UMaine professors protest merger plan as tuition frozen for sixth straight year

Good morning from Augusta, where some eyes are cast north to Bangor. That’s where the University of Maine System Board of Trustees are meeting to consider, among other things, a budget that freezes tuition at the university for a sixth year in a row.

That means tuition costs at the system’s seven universities will remain at approximately $7,600, according to data provided by the system. That makes Maine the only state in the country that achieved a decrease in the cost of public higher education over the past five years.

The tuition freeze was approved in March but is now being considered as part of the university system’s overall 2017 budget, which is up for a vote today.

The trustees began their meeting on Sunday for an all-day executive session to discuss personnel assignments and duties, according to the agenda. Today’s meeting includes confirmation of new members to the board, election of board officers and approval of the fiscal year 2017 budget.

The budget is balanced through the use of funds from the system’s budget stabilization fund and campus reserves, as well as $4.65 million that Gov. Paul LePage has pledged to the system in a supplemental budget he says he’ll propose when the new Legislature is seated in January 2017.

The system announced this morning that a multi-year budget analysis predicts a $400,000 surplus for the system in fiscal year 2021. That surplus — which is good news, considering the system was projecting a $90 million shortfall by 2019 just two years ago — is attributed partially to the system’s implementation of its “One University” initiative, a sweeping plan to merge a number of functions across the system’s seven campuses.

The plan isn’t without its detractors. The Associated Faculties of the University of Maine, a labor union which is part of the Maine Education Association, planned to have several of its members speak in opposition to One University during today’s meeting.

You can stream the meeting by clicking here. Otherwise, watch for coverage and monitor the BDN’s @nmccrea213 on Twitter. — Christopher Cousins  

The numbers behind the new April unemployment numbers

Maine’s seasonally adjusted unemployment rate in April was 3.4 percent, which was unchanged from March and down a percentage point from April of 2015.

For once, Maine is ahead of the national average in something. The U.S. unemployment rate was about 5 percent, though two neighboring states, New Hampshire and Vermont, had lower rates than Maine at 2.6 percent and 3.2 percent, respectively.

While Maine’s numbers are looking good, the number crunchers at the Maine Center for Economic Policy are saying this cloud has a rusty liner: Too many Mainers who are counted as “employed” are still struggling to find full-time jobs. Exacerbating the problem is Mainers who have been forced to leave the workforce because of health concerns or family responsibilities, according James Myall, a MECEP policy analyst.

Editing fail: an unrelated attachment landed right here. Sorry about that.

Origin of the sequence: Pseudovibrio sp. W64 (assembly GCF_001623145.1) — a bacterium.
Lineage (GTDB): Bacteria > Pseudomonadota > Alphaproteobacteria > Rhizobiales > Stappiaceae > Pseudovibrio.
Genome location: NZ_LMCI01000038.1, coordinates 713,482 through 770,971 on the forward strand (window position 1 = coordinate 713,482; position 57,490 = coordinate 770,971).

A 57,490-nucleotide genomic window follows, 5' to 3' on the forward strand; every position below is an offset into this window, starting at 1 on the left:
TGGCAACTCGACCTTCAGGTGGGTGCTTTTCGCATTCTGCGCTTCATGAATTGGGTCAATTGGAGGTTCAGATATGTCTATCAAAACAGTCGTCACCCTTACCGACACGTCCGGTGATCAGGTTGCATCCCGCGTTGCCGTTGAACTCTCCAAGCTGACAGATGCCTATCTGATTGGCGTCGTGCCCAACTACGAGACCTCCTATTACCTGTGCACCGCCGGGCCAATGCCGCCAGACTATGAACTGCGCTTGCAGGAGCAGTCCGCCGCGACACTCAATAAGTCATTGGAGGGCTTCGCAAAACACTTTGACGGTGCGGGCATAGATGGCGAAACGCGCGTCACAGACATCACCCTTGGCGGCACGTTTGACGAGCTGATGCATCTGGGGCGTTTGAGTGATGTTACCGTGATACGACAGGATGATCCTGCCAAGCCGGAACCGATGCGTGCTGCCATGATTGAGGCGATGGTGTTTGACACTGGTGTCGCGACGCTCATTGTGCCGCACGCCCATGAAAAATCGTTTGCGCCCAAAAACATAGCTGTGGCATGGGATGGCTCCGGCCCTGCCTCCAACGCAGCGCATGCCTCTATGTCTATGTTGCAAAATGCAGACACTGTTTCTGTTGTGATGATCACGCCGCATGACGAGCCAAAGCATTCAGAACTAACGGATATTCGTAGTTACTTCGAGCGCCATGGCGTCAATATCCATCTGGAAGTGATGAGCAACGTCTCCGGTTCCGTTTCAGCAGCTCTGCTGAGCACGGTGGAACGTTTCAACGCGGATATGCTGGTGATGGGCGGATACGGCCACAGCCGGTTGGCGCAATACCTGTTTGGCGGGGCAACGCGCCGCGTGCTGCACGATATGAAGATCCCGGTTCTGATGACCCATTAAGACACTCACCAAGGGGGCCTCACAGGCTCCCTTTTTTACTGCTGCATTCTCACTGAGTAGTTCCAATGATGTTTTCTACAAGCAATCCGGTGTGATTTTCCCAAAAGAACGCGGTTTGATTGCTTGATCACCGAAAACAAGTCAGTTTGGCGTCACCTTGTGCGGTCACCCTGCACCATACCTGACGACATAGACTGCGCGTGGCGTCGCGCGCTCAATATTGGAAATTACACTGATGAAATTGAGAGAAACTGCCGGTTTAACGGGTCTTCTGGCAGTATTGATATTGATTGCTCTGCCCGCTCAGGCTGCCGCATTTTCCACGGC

MECEP said there is good news in another number. The proportion of Mainers participating in the labor force is rising, which is good because it reached its lowest point in 33 years in February of this year. That number, along with the shrinking unemployment rate, means more Mainers are looking for jobs but that the number of jobs isn’t increasing. While the number of unemployed Mainers has declined by 8,000 since last year at this time, the total employed population of 652,000 has not changed.

“Maine remains one of a handful of states where job levels have yet to reach pre-recession levels,” said Myall in a written statement. “All other New England states have recovered at least 100 percent of the jobs lost during the recession, a threshold the nation crossed two years ago. One hundred months after the start of the recession, Mainers are still waiting.”

If the unemployment rate creeps upward in the coming months, it could be because more Mainers are looking for jobs that just aren’t there. — Christopher Cousins

Quick hits

  • Steve Biel of Portland has filed a complaint with the Maine Ethics Commission against Democratic Rep. Ben Chipman of Portland, who is running for the Senate in the June primary. The complaint alleges that Chipman did not properly disclose how a recent mailer to Portland voters was paid for. You can read more about the complaint by clicking here. Biel has been publicly supporting another candidate in this Portland-area Senate primary: Democratic Rep. Diane Russell.
  • Democratic House Speaker Mark Eves of North Berwick will continue his work on senior citizen issues — which he has made his priority for years — with a statewide listening tour that begins June 8 at the Dorothy Stevens Community Center in Kennebunk. Future dates and locations have not yet been announced.
  • U.S. Rep. Chellie Pingree, D-Maine, has co-authored a letter to Defense Secretary Ash Carter urging the Pentagon to reform how it treats veterans who were improperly discharged after experiencing military sexual trauma. The letter comes on the heels of new 124-page report by the Human Rights Watch which found some rape victims have been improperly discharged, threatening their benefits as veterans.

Reading list

This song is stuck in my head, and now maybe yours (sorry)

I had a couple of days off last week, but Maine politics is never far from my thoughts. Or my dreams, apparently.

I woke today with a random song (that I don’t even particularly like) cycling through my head. Does it prove that my devotion to my readers extends even to my subconscious and when I’m sleeping?


I just wish the tunes were better. Here’s your soundtrack. — Christopher Cousins

Christopher Cousins

About Christopher Cousins

Christopher Cousins has worked as a journalist in Maine for more than 15 years and covered state government for numerous media organizations before joining the Bangor Daily News in 2009.